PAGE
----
Paganism and the Decline of "Religion"

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Back in March the BBC reported on a study that predicted the extinction of religion in nine countries: Australia, Austria, Canada, the Czech Republic, Finland, Ireland, the Netherlands, New Zealand and Switzerland. The mathematical model used to make this prediction is very similar to one used to predict the extinction of languages. The idea is simple: as the population of religiously non-affiliated individuals grow, their preferences start to become attractive to more and more people.

Pagans dance in "nonreligious" Estonia. Photo: BBC.

“The idea is pretty simple,” said Richard Wiener of the Research Corporation for Science Advancement, and the University of Arizona.”It posits that social groups that have more members are going to be more attractive to join, and it posits that social groups have a social status or utility. […]  In a large number of modern secular democracies, there’s been a trend that folk are identifying themselves as non-affiliated with religion; in the Netherlands the number was 40%, and the highest we saw was in the Czech Republic, where the number was 60%.” The team then applied their nonlinear dynamics model, adjusting parameters for the relative social and utilitarian merits of membership of the “non-religious” category. They found, in a study published online, that those parameters were similar across all the countries studied, suggesting that similar behaviour drives the mathematics in all of them. And in all the countries, the indications were that religion was headed toward extinction.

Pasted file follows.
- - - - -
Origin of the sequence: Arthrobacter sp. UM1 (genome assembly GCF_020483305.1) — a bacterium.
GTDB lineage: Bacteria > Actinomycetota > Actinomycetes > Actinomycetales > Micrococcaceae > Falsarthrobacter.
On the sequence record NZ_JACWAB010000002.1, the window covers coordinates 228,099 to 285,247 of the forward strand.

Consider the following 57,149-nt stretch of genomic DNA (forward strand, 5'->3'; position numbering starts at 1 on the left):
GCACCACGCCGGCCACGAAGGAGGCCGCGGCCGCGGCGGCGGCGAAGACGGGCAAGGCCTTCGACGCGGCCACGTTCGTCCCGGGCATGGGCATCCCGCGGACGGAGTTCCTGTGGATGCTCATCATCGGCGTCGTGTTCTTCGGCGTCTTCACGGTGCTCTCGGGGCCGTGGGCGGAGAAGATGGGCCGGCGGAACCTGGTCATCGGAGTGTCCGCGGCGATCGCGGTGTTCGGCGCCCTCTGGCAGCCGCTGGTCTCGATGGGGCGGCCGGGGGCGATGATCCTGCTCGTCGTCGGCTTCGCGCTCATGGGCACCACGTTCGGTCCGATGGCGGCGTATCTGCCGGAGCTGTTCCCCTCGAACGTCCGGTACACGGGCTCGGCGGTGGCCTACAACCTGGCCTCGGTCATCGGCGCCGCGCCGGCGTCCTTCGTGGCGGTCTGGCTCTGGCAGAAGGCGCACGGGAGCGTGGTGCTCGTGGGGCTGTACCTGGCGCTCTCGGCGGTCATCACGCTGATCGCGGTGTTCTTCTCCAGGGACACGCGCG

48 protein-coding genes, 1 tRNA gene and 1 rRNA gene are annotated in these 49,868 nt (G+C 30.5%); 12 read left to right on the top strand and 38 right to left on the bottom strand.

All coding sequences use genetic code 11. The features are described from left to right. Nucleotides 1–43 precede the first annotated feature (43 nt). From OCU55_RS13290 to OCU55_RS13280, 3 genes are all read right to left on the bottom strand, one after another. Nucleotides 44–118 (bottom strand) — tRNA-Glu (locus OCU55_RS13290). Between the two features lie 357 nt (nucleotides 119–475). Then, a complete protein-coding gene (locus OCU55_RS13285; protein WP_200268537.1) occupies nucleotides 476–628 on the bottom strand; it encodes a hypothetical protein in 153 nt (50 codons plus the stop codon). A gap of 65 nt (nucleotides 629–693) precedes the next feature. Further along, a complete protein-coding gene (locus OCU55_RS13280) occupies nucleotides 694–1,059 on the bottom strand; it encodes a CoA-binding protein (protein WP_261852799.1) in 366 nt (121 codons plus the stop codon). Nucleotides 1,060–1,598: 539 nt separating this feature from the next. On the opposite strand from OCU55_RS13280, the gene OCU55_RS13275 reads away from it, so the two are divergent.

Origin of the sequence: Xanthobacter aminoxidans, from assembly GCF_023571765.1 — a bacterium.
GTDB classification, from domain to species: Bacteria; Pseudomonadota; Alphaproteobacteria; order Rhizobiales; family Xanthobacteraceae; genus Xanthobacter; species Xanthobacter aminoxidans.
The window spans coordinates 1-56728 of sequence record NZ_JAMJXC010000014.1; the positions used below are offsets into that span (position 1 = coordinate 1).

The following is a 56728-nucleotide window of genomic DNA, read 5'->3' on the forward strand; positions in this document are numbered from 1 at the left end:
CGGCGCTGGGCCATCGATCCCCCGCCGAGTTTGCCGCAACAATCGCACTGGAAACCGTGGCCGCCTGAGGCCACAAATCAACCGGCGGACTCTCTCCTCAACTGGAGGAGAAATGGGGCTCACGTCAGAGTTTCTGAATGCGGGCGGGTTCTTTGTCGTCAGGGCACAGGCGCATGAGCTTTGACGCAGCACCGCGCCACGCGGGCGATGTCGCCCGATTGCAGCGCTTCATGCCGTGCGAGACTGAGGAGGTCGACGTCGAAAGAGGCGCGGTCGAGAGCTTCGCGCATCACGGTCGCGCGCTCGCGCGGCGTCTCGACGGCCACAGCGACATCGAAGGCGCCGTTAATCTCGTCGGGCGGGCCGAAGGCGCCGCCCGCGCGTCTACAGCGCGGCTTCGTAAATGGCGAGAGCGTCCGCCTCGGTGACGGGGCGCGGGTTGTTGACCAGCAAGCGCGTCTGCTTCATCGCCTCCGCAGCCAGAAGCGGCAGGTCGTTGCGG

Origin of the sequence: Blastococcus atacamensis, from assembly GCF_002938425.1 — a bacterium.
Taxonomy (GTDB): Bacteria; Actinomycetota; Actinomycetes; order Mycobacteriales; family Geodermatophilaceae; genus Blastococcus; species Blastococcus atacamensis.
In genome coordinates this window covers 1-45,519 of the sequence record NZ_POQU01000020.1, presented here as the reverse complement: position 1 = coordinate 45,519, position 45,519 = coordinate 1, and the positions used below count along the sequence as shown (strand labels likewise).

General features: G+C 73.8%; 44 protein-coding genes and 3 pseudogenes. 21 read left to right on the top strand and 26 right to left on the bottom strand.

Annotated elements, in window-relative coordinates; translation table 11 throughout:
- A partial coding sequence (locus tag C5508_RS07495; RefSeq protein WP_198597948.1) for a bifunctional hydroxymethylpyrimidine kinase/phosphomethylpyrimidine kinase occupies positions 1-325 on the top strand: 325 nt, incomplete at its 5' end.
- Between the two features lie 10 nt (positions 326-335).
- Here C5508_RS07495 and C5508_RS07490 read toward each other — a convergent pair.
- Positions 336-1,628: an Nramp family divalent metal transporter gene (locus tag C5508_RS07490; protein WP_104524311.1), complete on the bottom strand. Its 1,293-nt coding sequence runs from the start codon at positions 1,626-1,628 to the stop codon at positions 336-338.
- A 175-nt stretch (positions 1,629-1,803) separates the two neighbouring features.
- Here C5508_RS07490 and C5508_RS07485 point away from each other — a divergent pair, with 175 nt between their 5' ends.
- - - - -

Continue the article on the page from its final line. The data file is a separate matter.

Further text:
This trend isn’t isolated to Europe, a new study by Duke Divinity School professor Mark Chaves, a specialist in the sociology of religion, says that religion in the United States is “softening”.

In “American Religion: Contemporary Trends,” author Mark Chaves argues that over the last generation or so, religious belief in the U.S. has experienced a “softening” that effects everything from whether people go to worship services regularly to whom they marry. Far more people are willing to say they don’t belong to any religious tradition today than in the past, and signs of religious vitality may be camouflaging stagnation or decline. “Reasonable people can disagree over whether the big picture story is one of essential stability or whether it’s one of slow decline,” said Chaves. “Unambiguously, though, there’s no increase.”

Another sociologist, Bradley Wright, notes that “it’s not random who’s leaving churches, as Christians affiliated more through the Republican Party, liberal, marginal churchgoers became offended and left.” At his blog, Wright points out that religion in American society has become increasingly polarized, with the people who find religion only “somewhat” important (you know, the “Christmas and Easter Christians”) a dwindling population.

“The last two years *may* represent a change in the importance of religion. While the most devout religious people (i.e., “extremely important) hold on to their beliefs, there is a significant drop in those who religion as “very” important, with these people appearing to transition to viewing it as only “somewhat” important. It’s too early to tell, however, whether this is a robust long-term trend. If it is, it could portend further polarization—as the middle ground of religious importance disappears.”

Most telling is the opinion of Chaves, who, according to the Associated Press, doesn’t think these trends “can be reversed by ramped-up evangelism or other conscious decisions by religious groups.” Now it should be noted that people with “no religion” aren’t without religious beliefs or ideas, a large number claim to believe in a divine power, and a recent study of the religiously unaffiliated  in the Pacific Northwest showed that many of them had adopted an informal sort of nature worship.